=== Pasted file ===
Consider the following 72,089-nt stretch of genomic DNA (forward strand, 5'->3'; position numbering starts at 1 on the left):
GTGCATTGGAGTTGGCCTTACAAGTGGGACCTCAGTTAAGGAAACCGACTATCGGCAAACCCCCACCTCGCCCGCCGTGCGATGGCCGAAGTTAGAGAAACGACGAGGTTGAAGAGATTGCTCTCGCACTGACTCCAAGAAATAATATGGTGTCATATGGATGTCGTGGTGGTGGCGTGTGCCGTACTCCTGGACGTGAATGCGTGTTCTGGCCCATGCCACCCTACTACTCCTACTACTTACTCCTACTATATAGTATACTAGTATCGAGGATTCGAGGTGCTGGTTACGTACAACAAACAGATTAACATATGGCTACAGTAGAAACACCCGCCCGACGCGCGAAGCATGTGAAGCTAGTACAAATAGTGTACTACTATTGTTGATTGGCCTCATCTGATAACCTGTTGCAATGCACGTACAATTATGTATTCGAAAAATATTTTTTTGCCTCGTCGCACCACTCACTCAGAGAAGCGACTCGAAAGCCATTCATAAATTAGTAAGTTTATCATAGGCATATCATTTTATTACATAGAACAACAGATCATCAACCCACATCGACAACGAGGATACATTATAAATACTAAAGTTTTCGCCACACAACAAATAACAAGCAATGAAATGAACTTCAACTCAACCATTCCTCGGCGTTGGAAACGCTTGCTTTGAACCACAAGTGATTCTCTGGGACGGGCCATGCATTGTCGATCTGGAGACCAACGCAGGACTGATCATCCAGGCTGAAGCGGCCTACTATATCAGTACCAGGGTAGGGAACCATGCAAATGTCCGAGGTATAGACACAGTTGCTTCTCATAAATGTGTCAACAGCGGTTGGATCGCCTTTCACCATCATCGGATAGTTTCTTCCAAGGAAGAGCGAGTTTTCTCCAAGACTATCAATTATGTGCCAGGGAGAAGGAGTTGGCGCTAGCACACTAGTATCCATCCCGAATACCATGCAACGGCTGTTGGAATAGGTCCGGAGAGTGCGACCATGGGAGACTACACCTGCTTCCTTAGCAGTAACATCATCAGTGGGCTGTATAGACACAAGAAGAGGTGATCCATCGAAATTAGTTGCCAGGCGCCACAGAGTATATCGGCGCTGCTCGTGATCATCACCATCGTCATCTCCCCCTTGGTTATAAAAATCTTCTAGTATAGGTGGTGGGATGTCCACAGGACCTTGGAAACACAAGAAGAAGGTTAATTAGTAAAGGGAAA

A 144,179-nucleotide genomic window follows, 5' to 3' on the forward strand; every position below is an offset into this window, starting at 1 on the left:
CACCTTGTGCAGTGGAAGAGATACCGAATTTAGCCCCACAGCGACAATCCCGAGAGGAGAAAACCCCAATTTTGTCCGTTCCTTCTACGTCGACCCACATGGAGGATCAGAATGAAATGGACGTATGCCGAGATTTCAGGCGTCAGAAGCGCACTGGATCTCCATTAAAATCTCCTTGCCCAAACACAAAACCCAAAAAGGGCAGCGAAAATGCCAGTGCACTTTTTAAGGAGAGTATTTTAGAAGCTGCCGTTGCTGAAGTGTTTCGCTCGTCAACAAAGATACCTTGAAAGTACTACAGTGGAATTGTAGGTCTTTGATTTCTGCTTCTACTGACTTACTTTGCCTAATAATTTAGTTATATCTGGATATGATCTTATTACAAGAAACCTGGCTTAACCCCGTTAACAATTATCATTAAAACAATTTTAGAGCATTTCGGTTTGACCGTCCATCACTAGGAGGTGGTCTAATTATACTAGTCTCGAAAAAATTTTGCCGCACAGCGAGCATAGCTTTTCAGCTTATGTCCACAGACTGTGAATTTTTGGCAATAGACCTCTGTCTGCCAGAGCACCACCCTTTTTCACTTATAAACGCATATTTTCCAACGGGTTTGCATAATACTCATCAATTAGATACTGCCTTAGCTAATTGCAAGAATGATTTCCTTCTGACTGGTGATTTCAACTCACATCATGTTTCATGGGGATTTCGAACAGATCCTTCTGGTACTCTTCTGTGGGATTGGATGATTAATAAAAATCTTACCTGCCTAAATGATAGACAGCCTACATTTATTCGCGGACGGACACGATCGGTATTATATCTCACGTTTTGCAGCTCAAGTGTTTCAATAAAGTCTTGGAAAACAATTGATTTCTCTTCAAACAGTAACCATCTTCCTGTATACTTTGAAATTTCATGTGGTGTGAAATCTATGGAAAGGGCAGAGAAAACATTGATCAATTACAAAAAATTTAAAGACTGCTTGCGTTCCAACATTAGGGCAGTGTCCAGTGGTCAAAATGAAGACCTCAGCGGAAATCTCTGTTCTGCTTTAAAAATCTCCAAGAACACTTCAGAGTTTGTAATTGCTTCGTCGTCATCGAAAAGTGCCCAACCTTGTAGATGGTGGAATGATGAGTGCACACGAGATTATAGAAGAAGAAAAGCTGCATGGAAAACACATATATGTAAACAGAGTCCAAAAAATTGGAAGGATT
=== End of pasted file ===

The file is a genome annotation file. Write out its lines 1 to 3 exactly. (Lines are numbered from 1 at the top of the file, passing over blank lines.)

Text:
Consider the following 72,089-nt stretch of genomic DNA (forward strand, 5'->3'; position numbering starts at 1 on the left):
GTGCATTGGAGTTGGCCTTACAAGTGGGACCTCAGTTAAGGAAACCGACTATCGGCAAACCCCCACCTCGCCCGCCGTGCGATGGCCGAAGTTAGAGAAACGACGAGGTTGAAGAGATTGCTCTCGCACTGACTCCAAGAAATAATATGGTGTCATATGGATGTCGTGGTGGTGGCGTGTGCCGTACTCCTGGACGTGAATGCGTGTTCTGGCCCATGCCACCCTACTACTCCTACTACTTACTCCTACTATATAGTATACTAGTATCGAGGATTCGAGGTGCTGGTTACGTACAACAAACAGATTAACATATGGCTACAGTAGAAACACCCGCCCGACGCGCGAAGCATGTGAAGCTAGTACAAATAGTGTACTACTATTGTTGATTGGCCTCATCTGATAACCTGTTGCAATGCACGTACAATTATGTATTCGAAAAATATTTTTTTGCCTCGTCGCACCACTCACTCAGAGAAGCGACTCGAAAGCCATTCATAAATTAGTAAGTTTATCATAGGCATATCATTTTATTACATAGAACAACAGATCATCAACCCACATCGACAACGAGGATACATTATAAATACTAAAGTTTTCGCCACACAACAAATAACAAGCAATGAAATGAACTTCAACTCAACCATTCCTCGGCGTTGGAAACGCTTGCTTTGAACCACAAGTGATTCTCTGGGACGGGCCATGCATTGTCGATCTGGAGACCAACGCAGGACTGATCATCCAGGCTGAAGCGGCCTACTATATCAGTACCAGGGTAGGGAACCATGCAAATGTCCGAGGTATAGACACAGTTGCTTCTCATAAATGTGTCAACAGCGGTTGGATCGCCTTTCACCATCATCGGATAGTTTCTTCCAAGGAAGAGCGAGTTTTCTCCAAGACTATCAATTATGTGCCAGGGAGAAGGAGTTGGCGCTAGCACACTAGTATCCATCCCGAATACCATGCAACGGCTGTTGGAATAGGTCCGGAGAGTGCGACCATGGGAGACTACACCTGCTTCCTTAGCAGTAACATCATCAGTGGGCTGTATAGACACAAGAAGAGGTGATCCATCGAAATTAGTTGCCAGGCGCCACAGAGTATATCGGCGCTGCTCGTGATCATCACCATCGTCATCTCCCCCTTGGTTATAAAAATCTTCTAGTATAGGTGGTGGGATGTCCACAGGACCTTGGAAACACAAGAAGAAGGTTAATTAGTAAAGGGAAA

A 144,179-nucleotide genomic window follows, 5' to 3' on the forward strand; every position below is an offset into this window, starting at 1 on the left: